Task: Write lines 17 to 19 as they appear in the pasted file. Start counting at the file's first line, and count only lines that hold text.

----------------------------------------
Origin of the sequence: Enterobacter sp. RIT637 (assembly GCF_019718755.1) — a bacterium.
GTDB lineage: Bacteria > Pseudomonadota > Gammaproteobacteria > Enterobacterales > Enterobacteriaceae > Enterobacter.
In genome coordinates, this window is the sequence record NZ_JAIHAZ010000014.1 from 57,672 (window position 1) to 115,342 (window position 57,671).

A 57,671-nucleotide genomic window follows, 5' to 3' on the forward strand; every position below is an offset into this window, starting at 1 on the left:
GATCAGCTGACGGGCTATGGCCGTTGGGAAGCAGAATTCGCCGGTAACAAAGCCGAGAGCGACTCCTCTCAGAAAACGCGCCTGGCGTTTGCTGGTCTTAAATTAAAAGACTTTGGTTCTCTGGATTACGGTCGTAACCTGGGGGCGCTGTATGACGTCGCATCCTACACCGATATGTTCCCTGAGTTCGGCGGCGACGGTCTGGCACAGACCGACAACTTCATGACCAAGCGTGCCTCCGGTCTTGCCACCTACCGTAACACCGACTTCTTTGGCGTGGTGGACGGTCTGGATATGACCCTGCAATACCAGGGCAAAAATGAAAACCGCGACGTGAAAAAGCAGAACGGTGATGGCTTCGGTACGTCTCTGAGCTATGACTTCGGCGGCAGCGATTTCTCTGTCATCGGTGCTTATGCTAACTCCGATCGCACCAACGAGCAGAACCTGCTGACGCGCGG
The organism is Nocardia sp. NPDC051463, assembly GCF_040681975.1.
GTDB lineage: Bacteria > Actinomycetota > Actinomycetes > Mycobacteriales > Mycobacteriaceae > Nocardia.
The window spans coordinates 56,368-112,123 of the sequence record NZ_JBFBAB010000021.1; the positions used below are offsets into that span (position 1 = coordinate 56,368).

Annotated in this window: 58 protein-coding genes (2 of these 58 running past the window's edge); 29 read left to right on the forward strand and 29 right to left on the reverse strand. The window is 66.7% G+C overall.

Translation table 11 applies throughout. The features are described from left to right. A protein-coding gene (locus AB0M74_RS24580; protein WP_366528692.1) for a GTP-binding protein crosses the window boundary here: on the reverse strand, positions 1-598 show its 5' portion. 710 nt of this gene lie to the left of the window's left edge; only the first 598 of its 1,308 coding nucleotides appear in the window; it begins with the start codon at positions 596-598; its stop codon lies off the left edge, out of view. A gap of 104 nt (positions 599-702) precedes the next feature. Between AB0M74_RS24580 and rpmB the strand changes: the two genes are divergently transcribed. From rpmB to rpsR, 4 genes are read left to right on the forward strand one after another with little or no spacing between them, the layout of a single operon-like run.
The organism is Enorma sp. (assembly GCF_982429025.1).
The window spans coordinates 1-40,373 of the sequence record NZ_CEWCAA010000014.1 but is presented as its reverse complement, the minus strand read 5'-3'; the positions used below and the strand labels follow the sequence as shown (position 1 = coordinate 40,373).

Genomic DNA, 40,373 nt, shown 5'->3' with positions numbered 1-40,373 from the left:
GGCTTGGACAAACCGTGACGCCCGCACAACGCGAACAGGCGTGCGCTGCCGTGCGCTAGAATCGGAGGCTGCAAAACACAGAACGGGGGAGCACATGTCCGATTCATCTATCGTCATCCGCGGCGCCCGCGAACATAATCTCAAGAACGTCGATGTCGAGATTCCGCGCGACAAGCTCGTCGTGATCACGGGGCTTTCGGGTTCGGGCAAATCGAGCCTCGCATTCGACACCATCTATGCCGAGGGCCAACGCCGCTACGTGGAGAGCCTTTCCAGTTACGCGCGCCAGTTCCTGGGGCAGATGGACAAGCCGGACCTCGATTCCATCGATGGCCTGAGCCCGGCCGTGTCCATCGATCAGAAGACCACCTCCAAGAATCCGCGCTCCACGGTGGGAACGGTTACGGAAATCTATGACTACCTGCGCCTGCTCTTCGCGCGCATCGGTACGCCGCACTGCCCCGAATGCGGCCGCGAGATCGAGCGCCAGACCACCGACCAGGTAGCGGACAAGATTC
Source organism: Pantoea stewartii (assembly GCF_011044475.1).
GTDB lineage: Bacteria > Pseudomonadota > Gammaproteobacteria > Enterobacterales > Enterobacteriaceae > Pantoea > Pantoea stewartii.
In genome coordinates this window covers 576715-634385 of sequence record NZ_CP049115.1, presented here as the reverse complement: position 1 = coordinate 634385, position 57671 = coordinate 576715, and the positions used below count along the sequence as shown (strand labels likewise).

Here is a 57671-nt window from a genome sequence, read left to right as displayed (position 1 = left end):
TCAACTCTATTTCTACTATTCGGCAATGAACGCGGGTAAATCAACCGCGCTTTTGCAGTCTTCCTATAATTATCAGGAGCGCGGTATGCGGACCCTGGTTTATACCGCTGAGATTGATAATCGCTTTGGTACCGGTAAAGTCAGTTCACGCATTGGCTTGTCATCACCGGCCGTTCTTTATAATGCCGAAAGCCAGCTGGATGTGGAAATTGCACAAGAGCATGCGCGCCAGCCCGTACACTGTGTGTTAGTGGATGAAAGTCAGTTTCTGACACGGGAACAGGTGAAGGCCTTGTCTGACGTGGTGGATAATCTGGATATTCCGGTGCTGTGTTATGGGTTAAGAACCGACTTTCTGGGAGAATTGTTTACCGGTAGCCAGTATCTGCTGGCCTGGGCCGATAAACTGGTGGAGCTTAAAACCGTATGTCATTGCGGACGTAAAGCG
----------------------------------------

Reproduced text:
In genome coordinates this window covers 576715-634385 of sequence record NZ_CP049115.1, presented here as the reverse complement: position 1 = coordinate 634385, position 57671 = coordinate 576715, and the positions used below count along the sequence as shown (strand labels likewise).

Here is a 57671-nt window from a genome sequence, read left to right as displayed (position 1 = left end):
TCAACTCTATTTCTACTATTCGGCAATGAACGCGGGTAAATCAACCGCGCTTTTGCAGTCTTCCTATAATTATCAGGAGCGCGGTATGCGGACCCTGGTTTATACCGCTGAGATTGATAATCGCTTTGGTACCGGTAAAGTCAGTTCACGCATTGGCTTGTCATCACCGGCCGTTCTTTATAATGCCGAAAGCCAGCTGGATGTGGAAATTGCACAAGAGCATGCGCGCCAGCCCGTACACTGTGTGTTAGTGGATGAAAGTCAGTTTCTGACACGGGAACAGGTGAAGGCCTTGTCTGACGTGGTGGATAATCTGGATATTCCGGTGCTGTGTTATGGGTTAAGAACCGACTTTCTGGGAGAATTGTTTACCGGTAGCCAGTATCTGCTGGCCTGGGCCGATAAACTGGTGGAGCTTAAAACCGTATGTCATTGCGGACGTAAAGCG